MOROCCO –Azura Group, a global leader in tomato production, has partnered with SUEZ Group, a French-based utility company on an organic waste recycling venture.

The collaboration entails two contractual agreements, each spanning six years, focusing on the establishment of two platforms dedicated to the transformation of organic waste into compost.

Boasting a collective capacity of 116,000 tonnes of organic waste annually, these platforms are slated to yield 42,000 tonnes of compost and 43,000 tonnes of semi-finished Refuse Derived Fuel (RDF).

This endeavor represents a concerted effort to tackle the challenges of a circular economy and resource preservation, aligning with the steadfast commitment of the Azura and Suez groups.

Against the backdrop of water scarcity, compost emerges as a crucial organic amendment, offering a viable solution to augment water retention and enhance soil quality.

Simultaneously, it addresses climate-related concerns by reintegrating carbon into the soil. Notably, the resulting compost will be marketed by a local collaborator to agricultural producers in the region, thereby generating value for the local territory.

The genesis of this contract can be traced back to the robust partnership initiated in 2020 between the Azura Group and Suez, revolving around the management and re-circularization of waste emanating from the Azura Group’s operations.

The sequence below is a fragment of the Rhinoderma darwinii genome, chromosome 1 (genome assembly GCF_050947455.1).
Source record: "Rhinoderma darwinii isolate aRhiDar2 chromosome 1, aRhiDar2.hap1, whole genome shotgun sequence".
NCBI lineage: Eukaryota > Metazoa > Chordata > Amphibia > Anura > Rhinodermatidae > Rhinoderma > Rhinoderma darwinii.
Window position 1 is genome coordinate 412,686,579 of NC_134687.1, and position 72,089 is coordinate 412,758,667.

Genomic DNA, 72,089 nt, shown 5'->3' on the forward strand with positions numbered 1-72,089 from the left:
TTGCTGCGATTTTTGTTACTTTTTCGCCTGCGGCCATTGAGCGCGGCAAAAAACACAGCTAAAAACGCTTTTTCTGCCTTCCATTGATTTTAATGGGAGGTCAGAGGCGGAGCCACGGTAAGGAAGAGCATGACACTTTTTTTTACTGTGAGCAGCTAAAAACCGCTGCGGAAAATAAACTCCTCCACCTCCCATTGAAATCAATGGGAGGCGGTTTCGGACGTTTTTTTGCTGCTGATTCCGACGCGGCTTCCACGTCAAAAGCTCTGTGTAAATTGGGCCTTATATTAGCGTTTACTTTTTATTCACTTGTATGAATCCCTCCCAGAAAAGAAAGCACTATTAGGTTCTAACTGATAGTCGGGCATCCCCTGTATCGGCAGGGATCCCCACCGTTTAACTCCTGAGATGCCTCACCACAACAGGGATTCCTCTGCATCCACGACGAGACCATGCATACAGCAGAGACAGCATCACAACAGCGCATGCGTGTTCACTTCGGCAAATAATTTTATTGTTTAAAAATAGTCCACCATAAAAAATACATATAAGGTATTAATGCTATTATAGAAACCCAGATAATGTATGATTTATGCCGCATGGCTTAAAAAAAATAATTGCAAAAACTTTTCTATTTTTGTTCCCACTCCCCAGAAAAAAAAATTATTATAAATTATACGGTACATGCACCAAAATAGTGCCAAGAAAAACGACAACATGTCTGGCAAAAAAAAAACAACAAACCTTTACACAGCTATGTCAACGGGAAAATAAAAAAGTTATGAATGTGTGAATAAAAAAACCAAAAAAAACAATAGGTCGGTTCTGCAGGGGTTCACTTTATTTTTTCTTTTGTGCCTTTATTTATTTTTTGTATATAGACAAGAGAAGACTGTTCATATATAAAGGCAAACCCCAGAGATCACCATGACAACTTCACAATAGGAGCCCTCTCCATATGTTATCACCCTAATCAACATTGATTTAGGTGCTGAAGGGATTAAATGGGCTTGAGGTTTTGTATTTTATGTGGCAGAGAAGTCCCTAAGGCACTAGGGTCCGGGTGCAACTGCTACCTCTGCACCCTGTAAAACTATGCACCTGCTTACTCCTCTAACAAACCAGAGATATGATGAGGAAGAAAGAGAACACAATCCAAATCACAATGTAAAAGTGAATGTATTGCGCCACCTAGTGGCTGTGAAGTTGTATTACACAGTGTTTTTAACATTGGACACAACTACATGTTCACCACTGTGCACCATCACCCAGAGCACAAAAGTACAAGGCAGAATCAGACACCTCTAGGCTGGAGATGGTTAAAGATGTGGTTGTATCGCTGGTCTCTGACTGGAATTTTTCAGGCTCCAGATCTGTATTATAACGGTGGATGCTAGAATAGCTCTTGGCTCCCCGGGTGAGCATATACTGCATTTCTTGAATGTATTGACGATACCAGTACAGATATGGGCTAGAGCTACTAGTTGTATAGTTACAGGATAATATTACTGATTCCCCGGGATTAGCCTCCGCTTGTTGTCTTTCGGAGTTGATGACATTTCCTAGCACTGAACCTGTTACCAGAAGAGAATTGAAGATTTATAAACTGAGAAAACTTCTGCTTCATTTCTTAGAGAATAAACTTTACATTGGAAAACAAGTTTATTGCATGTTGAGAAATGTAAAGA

Hicham Harakat, the Chief Executive Officer of the Azura Group, underscored the organization’s unwavering commitment to sustainability and responsibility.

He highlighted the pivotal role of this collaboration with Suez in reducing greenhouse gas emissions, emphasizing the endorsement of such commitment through an agreement with the “science-based initiative” (SBTI).

The implementation of composting units for organic waste is poised to diminish the carbon footprint by an estimated 16,000 tonnes of CO2 equivalent annually.

In response to this significant milestone, Benjamin Vauthier, General Managing Director of Suez in Morocco, lauded the burgeoning relationship with Azura, portraying it as a testament to the adeptness of Suez’s Moroccan teams.

This, he noted, exemplifies the continuous delivery of resilient, innovative, differentiated, and high-value-added solutions, ultimately mitigating the environmental impact of the partners’ activities.

Vauthier emphasized the local teams’ expertise as not only serving Azura but also contributing substantively to the economic growth of Morocco.

In a separate development, the European Investment Bank (EIB) has declared a novel initiative involving technical assistance aimed at enhancing organic waste management, treatment, and recovery services within the municipality of Chefchaouen in Morocco.

The noteworthy aspect of this pilot project lies in its potential for replication across other municipalities in Morocco and the broader region, as articulated by the Bank.

Aligned with Chefchaouen’s contemporary master plan, the aspiration is to elevate waste management services through this supportive endeavor, encompassing fresh investments, empowerment of local workforce capabilities, and the instigation of source-based sorting practices.

The EIB has elucidated that this infusion of both technical expertise and financial backing is poised to play a pivotal role in attaining not only local but also national environmental objectives.

The envisioned outcomes include a reduction in greenhouse gas emissions and an amelioration in the quality of life for the municipality’s residents.

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